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Man swing from on a rope (velocity)

  1. Nov 8, 2013 #1
    1. The problem statement, all variables and given/known data
    A man standing on a 15 m high cliff tries to swing on a 12 m rope and lets go at 30° of the horizontal (travelling 150°). He lets go and travels through the air, to then land on the ground.

    What is his distance from his landing spot to the base of the cliff?


    2. Relevant equations



    3. The attempt at a solution

    I am able to figure out the equation to find the height from the ground of which he lets go.
    Not able to figure out the velocity when he lets go.
    There is no mass for him, so those equations are irrelevant. If he is starting at a horizontal angle, then I am unsure of what equations to use to find his velocity.
    1. The problem statement, all variables and given/known data



    2. Relevant equations



    3. The attempt at a solution
     

    Attached Files:

  2. jcsd
  3. Nov 8, 2013 #2

    ehild

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    The man has mass m. The actual value of m is irrelevant, you will see. What equations you are considering irrelevant?

    The angle of the velocity is not 30°with respect to the horizontal. The man swings along a circle and the velocity is tangent to the circle, so perpendicular to the radius.


    ehild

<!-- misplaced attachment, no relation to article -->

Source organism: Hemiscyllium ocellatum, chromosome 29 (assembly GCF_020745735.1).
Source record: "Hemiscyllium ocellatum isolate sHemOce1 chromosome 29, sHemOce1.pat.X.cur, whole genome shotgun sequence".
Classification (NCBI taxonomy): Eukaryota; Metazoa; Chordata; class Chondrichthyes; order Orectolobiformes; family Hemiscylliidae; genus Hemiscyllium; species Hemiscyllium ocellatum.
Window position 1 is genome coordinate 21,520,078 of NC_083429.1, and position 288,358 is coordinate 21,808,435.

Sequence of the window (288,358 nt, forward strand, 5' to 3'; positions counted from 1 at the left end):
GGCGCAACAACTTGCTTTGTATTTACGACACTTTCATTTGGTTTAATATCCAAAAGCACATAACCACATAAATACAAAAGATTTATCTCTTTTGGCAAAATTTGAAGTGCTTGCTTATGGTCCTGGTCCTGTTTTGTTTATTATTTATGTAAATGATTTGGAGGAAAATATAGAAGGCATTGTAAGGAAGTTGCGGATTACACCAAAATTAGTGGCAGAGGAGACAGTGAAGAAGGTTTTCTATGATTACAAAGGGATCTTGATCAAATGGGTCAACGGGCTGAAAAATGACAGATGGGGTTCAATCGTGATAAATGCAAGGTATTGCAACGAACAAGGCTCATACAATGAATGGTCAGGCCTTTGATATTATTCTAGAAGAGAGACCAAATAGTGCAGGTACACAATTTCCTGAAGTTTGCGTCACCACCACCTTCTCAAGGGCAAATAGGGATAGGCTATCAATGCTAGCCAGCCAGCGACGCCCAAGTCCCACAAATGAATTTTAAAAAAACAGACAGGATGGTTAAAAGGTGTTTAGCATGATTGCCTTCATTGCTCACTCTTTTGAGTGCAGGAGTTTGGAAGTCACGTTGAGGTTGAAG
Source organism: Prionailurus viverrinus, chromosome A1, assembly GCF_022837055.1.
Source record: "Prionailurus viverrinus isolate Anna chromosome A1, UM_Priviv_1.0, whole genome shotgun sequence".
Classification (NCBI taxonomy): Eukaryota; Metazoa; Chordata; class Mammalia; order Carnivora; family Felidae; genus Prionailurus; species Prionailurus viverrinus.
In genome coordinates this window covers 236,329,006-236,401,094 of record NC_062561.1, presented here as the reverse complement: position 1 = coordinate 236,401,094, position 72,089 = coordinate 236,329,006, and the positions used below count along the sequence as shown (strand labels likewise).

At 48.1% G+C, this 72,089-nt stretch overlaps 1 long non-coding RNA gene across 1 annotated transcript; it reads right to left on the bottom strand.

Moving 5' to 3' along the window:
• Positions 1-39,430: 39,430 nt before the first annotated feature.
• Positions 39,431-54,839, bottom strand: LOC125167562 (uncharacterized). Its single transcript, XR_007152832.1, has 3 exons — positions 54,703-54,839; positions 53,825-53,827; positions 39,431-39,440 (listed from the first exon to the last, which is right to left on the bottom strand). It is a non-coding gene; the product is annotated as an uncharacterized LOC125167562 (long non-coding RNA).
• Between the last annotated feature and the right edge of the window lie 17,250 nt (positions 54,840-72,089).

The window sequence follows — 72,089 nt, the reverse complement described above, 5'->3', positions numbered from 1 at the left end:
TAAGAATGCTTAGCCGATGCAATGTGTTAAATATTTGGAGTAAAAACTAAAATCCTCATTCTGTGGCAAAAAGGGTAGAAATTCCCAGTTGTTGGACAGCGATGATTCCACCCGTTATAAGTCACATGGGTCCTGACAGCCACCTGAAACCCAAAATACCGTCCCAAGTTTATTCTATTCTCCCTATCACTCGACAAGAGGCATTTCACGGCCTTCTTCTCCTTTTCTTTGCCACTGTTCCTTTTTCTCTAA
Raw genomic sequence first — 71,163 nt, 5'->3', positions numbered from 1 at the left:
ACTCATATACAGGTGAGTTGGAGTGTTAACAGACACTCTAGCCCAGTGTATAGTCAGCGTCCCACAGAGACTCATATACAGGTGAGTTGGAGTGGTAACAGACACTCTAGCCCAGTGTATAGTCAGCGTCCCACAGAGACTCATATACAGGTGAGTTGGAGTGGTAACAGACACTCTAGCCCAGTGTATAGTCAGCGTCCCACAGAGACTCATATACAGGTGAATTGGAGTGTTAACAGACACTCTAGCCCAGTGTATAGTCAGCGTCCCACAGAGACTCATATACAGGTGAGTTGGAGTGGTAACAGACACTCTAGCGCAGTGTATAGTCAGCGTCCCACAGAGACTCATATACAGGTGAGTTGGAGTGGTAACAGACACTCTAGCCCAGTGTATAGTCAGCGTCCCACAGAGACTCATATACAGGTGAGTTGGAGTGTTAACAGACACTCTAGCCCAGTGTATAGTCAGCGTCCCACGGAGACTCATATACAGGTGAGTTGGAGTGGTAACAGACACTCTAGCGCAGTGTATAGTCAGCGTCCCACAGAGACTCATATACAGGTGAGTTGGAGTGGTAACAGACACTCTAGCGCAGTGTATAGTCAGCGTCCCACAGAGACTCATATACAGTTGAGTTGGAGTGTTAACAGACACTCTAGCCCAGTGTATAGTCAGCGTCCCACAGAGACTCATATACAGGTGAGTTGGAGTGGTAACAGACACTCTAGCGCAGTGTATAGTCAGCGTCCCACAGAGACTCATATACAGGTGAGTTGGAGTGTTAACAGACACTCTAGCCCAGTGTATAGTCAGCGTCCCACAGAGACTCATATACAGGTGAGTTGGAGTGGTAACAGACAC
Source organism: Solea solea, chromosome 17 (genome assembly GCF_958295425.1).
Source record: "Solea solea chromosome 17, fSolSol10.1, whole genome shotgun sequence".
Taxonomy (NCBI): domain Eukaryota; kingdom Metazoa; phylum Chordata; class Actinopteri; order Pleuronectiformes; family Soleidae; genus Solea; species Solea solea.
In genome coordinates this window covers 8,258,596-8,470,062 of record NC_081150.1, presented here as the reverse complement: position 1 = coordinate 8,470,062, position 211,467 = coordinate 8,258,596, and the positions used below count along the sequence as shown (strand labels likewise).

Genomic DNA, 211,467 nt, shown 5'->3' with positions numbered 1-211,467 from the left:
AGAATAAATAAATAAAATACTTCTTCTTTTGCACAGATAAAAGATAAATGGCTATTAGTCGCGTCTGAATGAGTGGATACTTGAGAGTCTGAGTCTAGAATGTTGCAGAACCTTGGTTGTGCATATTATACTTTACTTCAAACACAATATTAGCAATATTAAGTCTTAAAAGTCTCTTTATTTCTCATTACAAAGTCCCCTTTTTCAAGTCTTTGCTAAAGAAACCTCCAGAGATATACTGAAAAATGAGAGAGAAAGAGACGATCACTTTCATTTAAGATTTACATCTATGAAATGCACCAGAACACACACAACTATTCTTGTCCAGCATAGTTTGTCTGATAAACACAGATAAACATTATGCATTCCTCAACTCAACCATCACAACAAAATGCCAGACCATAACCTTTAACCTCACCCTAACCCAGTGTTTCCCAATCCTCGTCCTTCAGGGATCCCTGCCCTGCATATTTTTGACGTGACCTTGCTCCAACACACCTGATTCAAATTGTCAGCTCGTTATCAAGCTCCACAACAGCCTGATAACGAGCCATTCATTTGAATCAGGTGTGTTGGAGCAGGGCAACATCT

Last edited by a moderator: Nov 8, 2013
  4. Nov 8, 2013 #3
    I am thinking i will have to use the equation v = √{2gL[1-cos(a)]}
    v = √{2(9.8)(12) [1-cos(a)]}
    What would the angle be though?
     
  5. Nov 8, 2013 #4
    To find the velocity ##V## one may use the energy conservation law:
    $$
    m \frac {v^2} {2} = m g Δh.
    $$

    So mass ##m## will cancel and the difference of heights ##Δh## you may find out using geometry laws.
     
  6. Nov 8, 2013 #5

    rude man

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    How is the rope suspended?
     
  7. Nov 8, 2013 #6

    rude man

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    Consider:
    1. can you use energy conservation (k.e. + p.e. = constant) or does the rope exert a force on the man to add to or subtract from his total energy?

    2. Once you know v at the release point you are all set. Right?
     
  8. Nov 8, 2013 #7

    ehild

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    Where is that equation from?

    As for the angle of velocity look at the picture. The velocity is normal to the radius. What is the angle beta?

    ehild
     

    Attached Files:

  9. Nov 8, 2013 #8
    The angle beta would be 50. i calculated his velocity to be 10.85 m/s
     
  10. Nov 8, 2013 #9

    ehild

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    Why 50? ???? It is a right-angled triangle (the yellow one) and one angle is 30°, beta is the other angle...

    ehild
     
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